Mining weather data from Civil War-era Navy logbooks

A new grant will let a University of Washington-based project add a new fleet to its quest to learn more about past climate from the records of long-gone mariners. The UW is among the winners of the 2017 “Digitizing Hidden Special Collections and Archives” awards, announced earlier this month by the Washington, D.C.-based Council on Library and Information Resources.             

USGS Scientist Mobilizes with Recon Team to Learn from Mexico's Earthquake Early Warning System

A few weeks after a magnitude-7.1 earthquake struck central Mexico on Sept. 19, 2017 — leaving hundreds dead and dozens of buildings destroyed — USGS seismologist Elizabeth Cochran and a team of experts mobilized to Mexico City to assess the performance of the Mexico Seismic Warning System (Sistema de Alerta Sísmica Mexicano or SASMEX)  and the public’s perception of the alerts.

Crop Failure in the Andes

Kenneth Feeley, the Smathers Chair of Tropical Tree Biology in the University of Miami’s Department of Biology, is an expert in studying the effects of climate change on tropical forests. From the mountains of Peru to the lowlands of the Amazon, Feeley examines the ramifications of climate change on the trees and other species that comprise the diverse forests of these regions. Yet, recently, Feeley shifted gears from studying tropical forests to examining the impacts of climate change in rural farming communities in Peru.

Fox Creek Quakes Linked to Volume and Location of Hydraulic Fracturing

The volume of hydraulic fracturing fluid and the location of well pads control the occurrence and frequency of measurable earthquakes, new research from the Alberta Geological Survey and the University of Alberta shows.

Root Discovery May Lead to Crops That Need Less Fertilizer

Bean plants that suppress secondary root growth in favor of boosting primary root growth forage greater soil volume to acquire phosphorus, according to Penn State researchers, who say their recent findings have implications for plant breeders and improving crop productivity in nutrient-poor soils.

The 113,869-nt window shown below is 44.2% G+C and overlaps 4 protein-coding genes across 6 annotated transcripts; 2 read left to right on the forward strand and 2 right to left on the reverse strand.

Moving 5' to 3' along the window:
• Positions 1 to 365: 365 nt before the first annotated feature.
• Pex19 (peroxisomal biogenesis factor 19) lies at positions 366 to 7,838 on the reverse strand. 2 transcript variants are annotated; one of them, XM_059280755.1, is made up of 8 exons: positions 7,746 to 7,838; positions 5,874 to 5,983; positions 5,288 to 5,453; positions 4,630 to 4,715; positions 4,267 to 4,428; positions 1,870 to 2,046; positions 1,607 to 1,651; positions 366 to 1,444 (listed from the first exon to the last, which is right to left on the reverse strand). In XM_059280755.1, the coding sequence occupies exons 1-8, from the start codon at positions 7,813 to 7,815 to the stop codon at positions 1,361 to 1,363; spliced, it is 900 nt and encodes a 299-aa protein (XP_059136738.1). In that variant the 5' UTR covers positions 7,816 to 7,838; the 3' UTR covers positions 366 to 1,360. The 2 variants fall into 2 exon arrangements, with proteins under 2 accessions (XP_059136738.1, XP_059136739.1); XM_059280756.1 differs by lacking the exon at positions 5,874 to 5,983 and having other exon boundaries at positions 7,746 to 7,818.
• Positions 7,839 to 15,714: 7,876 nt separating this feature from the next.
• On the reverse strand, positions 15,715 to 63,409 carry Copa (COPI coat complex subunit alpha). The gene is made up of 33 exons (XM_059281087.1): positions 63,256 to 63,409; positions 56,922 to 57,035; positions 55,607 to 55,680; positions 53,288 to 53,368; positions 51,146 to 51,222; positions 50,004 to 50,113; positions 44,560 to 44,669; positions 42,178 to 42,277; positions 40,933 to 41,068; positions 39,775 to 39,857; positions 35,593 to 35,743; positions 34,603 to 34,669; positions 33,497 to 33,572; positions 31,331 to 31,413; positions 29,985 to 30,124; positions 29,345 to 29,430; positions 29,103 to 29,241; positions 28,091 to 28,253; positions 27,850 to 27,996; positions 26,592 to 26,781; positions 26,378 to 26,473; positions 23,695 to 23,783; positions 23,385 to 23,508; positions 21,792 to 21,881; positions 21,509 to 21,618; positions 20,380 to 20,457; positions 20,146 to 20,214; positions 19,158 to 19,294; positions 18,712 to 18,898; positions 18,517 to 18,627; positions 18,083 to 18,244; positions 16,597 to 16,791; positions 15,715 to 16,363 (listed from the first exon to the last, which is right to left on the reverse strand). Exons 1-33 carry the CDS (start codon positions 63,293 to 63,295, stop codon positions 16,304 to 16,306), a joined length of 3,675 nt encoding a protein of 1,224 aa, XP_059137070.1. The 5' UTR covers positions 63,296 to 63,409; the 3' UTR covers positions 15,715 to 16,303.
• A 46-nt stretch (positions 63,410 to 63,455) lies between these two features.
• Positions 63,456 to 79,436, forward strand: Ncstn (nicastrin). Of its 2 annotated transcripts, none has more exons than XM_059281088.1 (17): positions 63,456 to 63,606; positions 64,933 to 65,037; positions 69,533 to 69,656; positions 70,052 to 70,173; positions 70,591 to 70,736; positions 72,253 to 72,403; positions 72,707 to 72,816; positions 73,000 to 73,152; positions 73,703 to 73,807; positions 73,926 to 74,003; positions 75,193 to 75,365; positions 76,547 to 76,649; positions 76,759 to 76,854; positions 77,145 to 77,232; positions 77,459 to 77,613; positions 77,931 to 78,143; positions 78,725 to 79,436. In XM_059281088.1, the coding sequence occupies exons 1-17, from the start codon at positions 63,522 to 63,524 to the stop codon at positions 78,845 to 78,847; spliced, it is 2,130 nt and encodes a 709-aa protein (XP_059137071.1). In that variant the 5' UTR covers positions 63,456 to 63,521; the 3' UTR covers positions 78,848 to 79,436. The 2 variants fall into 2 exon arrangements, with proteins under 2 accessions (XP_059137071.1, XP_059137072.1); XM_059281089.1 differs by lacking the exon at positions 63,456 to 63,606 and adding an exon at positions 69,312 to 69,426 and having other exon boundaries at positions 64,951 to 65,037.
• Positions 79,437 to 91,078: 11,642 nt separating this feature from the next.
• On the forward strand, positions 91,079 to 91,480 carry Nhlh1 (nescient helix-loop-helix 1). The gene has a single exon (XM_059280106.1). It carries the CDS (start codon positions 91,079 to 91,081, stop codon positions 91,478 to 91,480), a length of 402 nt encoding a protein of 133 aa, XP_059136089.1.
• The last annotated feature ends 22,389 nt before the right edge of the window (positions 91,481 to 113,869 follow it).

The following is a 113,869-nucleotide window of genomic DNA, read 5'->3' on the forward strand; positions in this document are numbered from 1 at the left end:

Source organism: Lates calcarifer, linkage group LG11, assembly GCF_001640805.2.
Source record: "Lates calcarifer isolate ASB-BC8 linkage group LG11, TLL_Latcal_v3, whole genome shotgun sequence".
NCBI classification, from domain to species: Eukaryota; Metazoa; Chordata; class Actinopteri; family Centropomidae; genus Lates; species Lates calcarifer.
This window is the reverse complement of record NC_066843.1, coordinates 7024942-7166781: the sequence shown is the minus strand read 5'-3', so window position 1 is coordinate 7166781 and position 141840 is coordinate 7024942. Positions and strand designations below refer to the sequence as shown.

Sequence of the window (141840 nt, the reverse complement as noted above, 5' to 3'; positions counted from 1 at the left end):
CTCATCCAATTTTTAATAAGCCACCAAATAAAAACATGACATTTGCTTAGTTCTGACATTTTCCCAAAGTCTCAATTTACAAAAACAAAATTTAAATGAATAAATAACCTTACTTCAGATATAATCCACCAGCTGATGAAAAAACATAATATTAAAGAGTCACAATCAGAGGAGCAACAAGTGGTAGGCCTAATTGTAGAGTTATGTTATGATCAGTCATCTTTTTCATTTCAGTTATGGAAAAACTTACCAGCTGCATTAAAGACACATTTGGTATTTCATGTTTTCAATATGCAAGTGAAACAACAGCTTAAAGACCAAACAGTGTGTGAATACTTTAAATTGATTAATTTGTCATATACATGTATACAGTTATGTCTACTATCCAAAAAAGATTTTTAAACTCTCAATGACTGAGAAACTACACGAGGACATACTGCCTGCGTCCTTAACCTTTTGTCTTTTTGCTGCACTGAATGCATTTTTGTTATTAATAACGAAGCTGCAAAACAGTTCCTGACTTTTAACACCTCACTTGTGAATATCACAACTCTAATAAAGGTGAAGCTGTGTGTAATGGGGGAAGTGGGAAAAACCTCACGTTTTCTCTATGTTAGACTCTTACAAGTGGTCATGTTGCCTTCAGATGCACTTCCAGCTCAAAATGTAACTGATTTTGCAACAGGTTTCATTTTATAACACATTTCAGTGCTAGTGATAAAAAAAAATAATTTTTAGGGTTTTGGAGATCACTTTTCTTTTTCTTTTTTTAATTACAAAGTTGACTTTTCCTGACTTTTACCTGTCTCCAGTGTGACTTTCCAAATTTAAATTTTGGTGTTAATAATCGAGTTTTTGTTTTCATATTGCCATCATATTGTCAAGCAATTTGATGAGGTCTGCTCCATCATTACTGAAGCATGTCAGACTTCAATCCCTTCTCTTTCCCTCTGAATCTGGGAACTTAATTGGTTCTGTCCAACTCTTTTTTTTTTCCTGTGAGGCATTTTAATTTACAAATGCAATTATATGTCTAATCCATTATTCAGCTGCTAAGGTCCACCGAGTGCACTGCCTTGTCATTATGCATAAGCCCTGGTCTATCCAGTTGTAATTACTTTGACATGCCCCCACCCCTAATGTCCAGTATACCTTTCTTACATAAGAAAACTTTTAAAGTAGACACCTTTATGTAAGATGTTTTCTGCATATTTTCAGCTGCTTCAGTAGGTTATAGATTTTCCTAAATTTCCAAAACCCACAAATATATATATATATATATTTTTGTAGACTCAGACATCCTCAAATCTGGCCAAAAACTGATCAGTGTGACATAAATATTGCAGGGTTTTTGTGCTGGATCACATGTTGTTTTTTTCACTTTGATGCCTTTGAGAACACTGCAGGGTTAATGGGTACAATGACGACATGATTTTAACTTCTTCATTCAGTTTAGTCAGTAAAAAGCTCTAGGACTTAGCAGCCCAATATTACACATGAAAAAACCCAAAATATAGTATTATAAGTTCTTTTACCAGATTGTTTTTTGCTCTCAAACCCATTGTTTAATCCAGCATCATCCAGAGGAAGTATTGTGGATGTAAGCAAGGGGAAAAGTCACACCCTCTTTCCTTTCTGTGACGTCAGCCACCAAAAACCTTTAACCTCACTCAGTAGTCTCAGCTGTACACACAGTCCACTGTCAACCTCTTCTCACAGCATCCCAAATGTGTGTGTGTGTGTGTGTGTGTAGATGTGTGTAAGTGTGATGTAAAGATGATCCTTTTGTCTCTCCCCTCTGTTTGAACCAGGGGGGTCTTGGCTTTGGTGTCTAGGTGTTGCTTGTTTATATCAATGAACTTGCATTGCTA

UNH Researchers Find Human Impact on Forest Still Evident After 500 Years

Tropical forests span a huge area, harbor a wide diversity of species, and are important to water and nutrient cycling on a planet scale. But in ancient Amazonia, over 500 years ago, clearing tropical forests was a way of survival to provide land for families to farm and villages to prosper. Researchers at the University of New Hampshire used high-tech tools to more precisely view where these cleared sites were and how much lasting impact they had on the rainforest in the Amazon Basin in South America.

NASA Sees Tropical Cyclone Berguitta Soaking Mauritius and Reunion Island

NASA found heavy rainfall in Tropical Cyclone Berguitta as it closed in on Mauritius and Reunion Islands. On Jan. 18, NASA's Terra satellite captured an early morning visible image that showed the center of the storm just south of Mauritius and the storm blanketing both islands. Warnings were in effect for both islands. A tropical cyclone alert class 3 is in effect for Mauritius and La Reunion is on Orange Alert. 

Greenhouse technology could be the future of food

CU Boulder engineers have received a $2.45 million grant from the U.S. Department of Agriculture (USDA) to develop a scalable, cost-effective greenhouse material that splits sunlight into photosynthetically efficient light and repurposes inefficient infrared light to aid in water purification.The four-year research program could yield next-gen technology capable of solving food, energy and water security challenges posed by global population growth and climate change.

Researchers Explore Psychological Effects of Climate Change

Wildfires, extreme storms and major weather events can seem like a distant threat, but for those whose lives have been directly impacted by these events, the threat hits much closer to home.

Aid for Oceans and Fisheries in Developing World Drops by 30%

Financial aid to fisheries in developing countries has declined by 30 percent, finds a new study from UBC and Stockholm Resilience Centre researchers, published in Marine Policy. Projects focusing on climate issues in fisheries had a 77 percent decline over the five years studied.